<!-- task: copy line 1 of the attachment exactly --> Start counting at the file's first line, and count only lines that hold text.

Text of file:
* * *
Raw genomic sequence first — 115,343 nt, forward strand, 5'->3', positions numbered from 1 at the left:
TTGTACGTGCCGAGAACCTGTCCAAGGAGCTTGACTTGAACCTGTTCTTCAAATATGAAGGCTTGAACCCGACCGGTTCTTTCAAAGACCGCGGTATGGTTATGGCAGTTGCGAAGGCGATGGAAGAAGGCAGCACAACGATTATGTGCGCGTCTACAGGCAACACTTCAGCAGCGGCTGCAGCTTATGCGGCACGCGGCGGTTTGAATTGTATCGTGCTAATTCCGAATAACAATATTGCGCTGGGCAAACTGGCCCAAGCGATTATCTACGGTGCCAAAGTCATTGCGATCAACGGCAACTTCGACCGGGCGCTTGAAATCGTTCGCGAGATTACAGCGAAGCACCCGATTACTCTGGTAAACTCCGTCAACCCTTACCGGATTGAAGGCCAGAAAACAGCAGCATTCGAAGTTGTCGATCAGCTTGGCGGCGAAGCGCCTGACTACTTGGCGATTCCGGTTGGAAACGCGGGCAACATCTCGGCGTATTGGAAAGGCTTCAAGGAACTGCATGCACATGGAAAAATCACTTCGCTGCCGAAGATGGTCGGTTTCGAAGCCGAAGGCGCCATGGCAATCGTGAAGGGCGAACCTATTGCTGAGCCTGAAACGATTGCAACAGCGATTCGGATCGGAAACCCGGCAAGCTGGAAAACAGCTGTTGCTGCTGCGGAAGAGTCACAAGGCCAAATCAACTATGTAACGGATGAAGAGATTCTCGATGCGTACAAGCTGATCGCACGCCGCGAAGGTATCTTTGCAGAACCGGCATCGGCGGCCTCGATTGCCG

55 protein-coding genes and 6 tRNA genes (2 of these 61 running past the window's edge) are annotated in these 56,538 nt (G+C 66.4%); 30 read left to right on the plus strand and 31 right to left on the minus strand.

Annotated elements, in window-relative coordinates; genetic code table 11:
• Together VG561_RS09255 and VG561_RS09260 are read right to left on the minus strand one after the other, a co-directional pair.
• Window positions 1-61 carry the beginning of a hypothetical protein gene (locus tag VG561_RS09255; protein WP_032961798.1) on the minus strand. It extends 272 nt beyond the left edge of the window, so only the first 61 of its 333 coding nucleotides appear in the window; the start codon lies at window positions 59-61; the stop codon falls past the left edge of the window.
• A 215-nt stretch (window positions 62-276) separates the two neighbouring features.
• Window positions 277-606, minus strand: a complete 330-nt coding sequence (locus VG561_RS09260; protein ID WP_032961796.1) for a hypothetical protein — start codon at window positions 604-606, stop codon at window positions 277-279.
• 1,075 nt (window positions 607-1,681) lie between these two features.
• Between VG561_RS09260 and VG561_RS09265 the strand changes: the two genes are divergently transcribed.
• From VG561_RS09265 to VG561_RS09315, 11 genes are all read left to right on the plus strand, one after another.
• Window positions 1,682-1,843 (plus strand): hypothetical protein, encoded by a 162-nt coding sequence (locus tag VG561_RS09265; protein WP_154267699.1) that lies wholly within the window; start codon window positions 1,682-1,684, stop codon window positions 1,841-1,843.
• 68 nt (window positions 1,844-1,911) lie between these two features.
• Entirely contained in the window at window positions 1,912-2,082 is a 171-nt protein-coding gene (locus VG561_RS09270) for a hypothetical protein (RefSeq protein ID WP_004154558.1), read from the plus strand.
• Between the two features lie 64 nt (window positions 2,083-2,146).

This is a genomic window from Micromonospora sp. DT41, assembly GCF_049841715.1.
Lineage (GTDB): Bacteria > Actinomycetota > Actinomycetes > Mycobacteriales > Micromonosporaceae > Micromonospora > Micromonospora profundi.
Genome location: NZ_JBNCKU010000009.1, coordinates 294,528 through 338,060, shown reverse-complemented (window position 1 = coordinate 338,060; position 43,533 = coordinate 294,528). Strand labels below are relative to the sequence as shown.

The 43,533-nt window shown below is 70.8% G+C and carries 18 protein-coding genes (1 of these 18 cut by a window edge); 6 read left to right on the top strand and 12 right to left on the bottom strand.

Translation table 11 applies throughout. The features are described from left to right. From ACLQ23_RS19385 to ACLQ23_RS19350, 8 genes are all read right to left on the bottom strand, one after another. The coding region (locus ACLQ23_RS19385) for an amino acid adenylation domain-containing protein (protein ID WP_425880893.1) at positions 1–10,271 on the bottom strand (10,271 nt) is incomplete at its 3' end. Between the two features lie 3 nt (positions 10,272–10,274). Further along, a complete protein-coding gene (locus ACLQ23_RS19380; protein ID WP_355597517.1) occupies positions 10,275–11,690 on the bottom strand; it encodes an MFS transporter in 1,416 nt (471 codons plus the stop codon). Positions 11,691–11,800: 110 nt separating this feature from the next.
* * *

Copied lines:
Raw genomic sequence first — 115,343 nt, forward strand, 5'->3', positions numbered from 1 at the left: